Pediatric Dental Care Coverage
Under the Affordable Care Act (ACA), pediatric dental services are considered an “essential health benefit” that all non-grandfathered plans in the individual and small group markets must offer. This requirement applies to plans offered inside and outside of the Exchanges, which are scheduled to become effective in 2014. Self-insured group health plans, health insurance coverage offered in the large group market and grandfathered plans are not required to cover essential health benefits.
All qualified health plans (QHPs) must also provide essential health benefits. This generally includes coverage for pediatric dental services, unless a qualified, stand-alone dental plan is also offered in the Exchange.
Adult dental services and non-medically necessary orthodontia are not considered essential health benefits, and the ACA does not require any issuers to provide these services (even if the state benchmark covers them). Additionally, an individual does not have to obtain dental coverage in order to avoid a penalty under the individual mandate.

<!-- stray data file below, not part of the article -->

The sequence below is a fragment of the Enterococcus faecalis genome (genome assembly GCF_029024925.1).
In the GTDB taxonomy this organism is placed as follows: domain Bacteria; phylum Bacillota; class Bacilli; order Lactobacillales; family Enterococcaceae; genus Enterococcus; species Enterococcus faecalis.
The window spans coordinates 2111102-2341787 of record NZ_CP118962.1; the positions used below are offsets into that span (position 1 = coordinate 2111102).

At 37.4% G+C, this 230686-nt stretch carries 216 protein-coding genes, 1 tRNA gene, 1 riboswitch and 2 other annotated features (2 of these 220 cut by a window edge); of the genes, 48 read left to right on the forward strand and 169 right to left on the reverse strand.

OVERVIEW OF ESSENTIAL HEALTH BENEFITS
Beginning in 2014, the ACA requires non-grandfathered plans in the individual and small group markets to offer a comprehensive package of items and services, known as essential health benefits (EHBs). The ACA requires EHBs to reflect the scope of benefits covered by a typical employer and to cover at least 10 general categories of items and services, including pediatric dental services.
The ACA provides that EHBs must include items and services within at least the following 10 categories:
- Ambulatory patient services;
- Emergency services;
- Maternity and newborn care;
- Mental health and substance use disorder benefits, including behavioral health treatment;
- Prescription drugs;
- Rehabilitative and habilitative services and devices;
- Laboratory services;
- Preventive and wellness services and chronic disease management; and